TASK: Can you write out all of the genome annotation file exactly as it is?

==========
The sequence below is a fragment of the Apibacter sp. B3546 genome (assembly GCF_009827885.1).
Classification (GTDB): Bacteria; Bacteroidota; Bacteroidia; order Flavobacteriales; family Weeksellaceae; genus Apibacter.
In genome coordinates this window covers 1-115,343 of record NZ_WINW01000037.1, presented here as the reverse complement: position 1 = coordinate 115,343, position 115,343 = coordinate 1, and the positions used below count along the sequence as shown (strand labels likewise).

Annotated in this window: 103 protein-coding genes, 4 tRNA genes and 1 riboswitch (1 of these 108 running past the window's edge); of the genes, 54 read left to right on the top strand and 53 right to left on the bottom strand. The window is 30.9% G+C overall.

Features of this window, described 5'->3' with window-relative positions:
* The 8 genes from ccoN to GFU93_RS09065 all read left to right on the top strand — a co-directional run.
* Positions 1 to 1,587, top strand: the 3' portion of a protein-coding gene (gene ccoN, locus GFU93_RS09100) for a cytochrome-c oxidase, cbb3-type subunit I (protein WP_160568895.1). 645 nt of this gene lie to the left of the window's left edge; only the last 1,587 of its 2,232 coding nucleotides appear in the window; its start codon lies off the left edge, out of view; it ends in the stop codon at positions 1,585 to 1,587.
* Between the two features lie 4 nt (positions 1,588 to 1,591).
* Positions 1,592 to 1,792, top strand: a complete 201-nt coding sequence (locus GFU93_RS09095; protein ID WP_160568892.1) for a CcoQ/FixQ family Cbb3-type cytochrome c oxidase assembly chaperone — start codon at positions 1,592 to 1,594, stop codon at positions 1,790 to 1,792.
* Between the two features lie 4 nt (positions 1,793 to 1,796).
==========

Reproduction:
The sequence below is a fragment of the Apibacter sp. B3546 genome (assembly GCF_009827885.1).
Classification (GTDB): Bacteria; Bacteroidota; Bacteroidia; order Flavobacteriales; family Weeksellaceae; genus Apibacter.
In genome coordinates this window covers 1-115,343 of record NZ_WINW01000037.1, presented here as the reverse complement: position 1 = coordinate 115,343, position 115,343 = coordinate 1, and the positions used below count along the sequence as shown (strand labels likewise).

Annotated in this window: 103 protein-coding genes, 4 tRNA genes and 1 riboswitch (1 of these 108 running past the window's edge); of the genes, 54 read left to right on the top strand and 53 right to left on the bottom strand. The window is 30.9% G+C overall.

Features of this window, described 5'->3' with window-relative positions:
* The 8 genes from ccoN to GFU93_RS09065 all read left to right on the top strand — a co-directional run.
* Positions 1 to 1,587, top strand: the 3' portion of a protein-coding gene (gene ccoN, locus GFU93_RS09100) for a cytochrome-c oxidase, cbb3-type subunit I (protein WP_160568895.1). 645 nt of this gene lie to the left of the window's left edge; only the last 1,587 of its 2,232 coding nucleotides appear in the window; its start codon lies off the left edge, out of view; it ends in the stop codon at positions 1,585 to 1,587.
* Between the two features lie 4 nt (positions 1,588 to 1,591).
* Positions 1,592 to 1,792, top strand: a complete 201-nt coding sequence (locus GFU93_RS09095; protein ID WP_160568892.1) for a CcoQ/FixQ family Cbb3-type cytochrome c oxidase assembly chaperone — start codon at positions 1,592 to 1,594, stop codon at positions 1,790 to 1,792.
* Between the two features lie 4 nt (positions 1,793 to 1,796).